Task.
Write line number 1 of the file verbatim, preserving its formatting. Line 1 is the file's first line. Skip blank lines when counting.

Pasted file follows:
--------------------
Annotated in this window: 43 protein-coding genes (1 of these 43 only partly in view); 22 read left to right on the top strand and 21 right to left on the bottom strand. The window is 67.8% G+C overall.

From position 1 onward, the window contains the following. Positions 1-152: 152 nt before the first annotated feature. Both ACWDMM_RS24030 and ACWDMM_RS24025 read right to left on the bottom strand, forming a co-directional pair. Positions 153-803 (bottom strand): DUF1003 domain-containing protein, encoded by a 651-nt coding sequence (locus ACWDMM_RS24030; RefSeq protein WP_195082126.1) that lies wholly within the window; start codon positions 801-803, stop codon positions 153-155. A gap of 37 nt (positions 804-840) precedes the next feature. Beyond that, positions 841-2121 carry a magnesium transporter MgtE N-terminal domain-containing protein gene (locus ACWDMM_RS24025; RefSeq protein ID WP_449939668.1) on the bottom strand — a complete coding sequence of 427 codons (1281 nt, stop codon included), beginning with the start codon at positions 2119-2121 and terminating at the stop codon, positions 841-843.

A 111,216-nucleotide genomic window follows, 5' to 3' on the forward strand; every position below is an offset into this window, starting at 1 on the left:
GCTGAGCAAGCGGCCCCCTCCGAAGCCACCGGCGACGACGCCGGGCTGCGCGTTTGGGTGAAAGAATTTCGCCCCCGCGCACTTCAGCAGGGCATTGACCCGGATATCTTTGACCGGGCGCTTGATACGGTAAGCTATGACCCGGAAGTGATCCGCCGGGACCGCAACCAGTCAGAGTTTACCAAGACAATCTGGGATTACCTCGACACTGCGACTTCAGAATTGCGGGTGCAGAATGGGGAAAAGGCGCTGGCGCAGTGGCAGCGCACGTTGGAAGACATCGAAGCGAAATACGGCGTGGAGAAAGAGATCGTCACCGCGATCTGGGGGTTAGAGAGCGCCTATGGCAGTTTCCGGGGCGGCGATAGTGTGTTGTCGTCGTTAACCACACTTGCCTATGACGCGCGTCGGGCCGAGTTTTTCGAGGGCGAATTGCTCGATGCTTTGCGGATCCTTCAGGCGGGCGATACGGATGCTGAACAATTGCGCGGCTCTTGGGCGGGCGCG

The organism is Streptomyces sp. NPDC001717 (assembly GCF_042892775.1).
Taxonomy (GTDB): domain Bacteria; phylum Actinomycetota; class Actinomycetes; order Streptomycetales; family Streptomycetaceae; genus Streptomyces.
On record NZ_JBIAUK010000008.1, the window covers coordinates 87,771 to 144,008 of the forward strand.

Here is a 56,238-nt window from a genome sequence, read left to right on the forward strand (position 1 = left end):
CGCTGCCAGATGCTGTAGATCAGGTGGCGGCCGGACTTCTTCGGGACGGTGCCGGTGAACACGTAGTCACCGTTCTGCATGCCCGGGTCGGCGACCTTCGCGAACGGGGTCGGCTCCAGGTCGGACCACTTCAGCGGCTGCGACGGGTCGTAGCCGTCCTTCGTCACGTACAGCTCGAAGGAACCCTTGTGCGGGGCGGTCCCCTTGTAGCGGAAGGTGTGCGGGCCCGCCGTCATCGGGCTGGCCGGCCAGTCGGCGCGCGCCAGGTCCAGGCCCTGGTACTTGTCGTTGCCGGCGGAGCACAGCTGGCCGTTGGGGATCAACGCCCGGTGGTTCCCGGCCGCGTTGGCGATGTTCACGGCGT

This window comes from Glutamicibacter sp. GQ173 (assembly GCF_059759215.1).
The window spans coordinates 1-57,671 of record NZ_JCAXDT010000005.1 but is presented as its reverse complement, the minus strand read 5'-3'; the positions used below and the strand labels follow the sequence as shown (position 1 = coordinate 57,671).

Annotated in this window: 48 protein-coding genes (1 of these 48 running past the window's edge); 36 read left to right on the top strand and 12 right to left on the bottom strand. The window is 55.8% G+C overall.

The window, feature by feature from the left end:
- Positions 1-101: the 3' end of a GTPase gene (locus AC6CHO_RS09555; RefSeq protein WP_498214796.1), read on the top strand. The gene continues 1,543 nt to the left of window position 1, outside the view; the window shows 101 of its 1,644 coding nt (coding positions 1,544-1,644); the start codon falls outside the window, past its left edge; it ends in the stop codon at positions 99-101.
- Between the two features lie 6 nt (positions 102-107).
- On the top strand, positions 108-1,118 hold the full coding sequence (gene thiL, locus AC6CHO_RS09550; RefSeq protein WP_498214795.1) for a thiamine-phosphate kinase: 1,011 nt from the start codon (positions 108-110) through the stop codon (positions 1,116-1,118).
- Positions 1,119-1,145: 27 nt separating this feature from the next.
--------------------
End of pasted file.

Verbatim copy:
Annotated in this window: 43 protein-coding genes (1 of these 43 only partly in view); 22 read left to right on the top strand and 21 right to left on the bottom strand. The window is 67.8% G+C overall.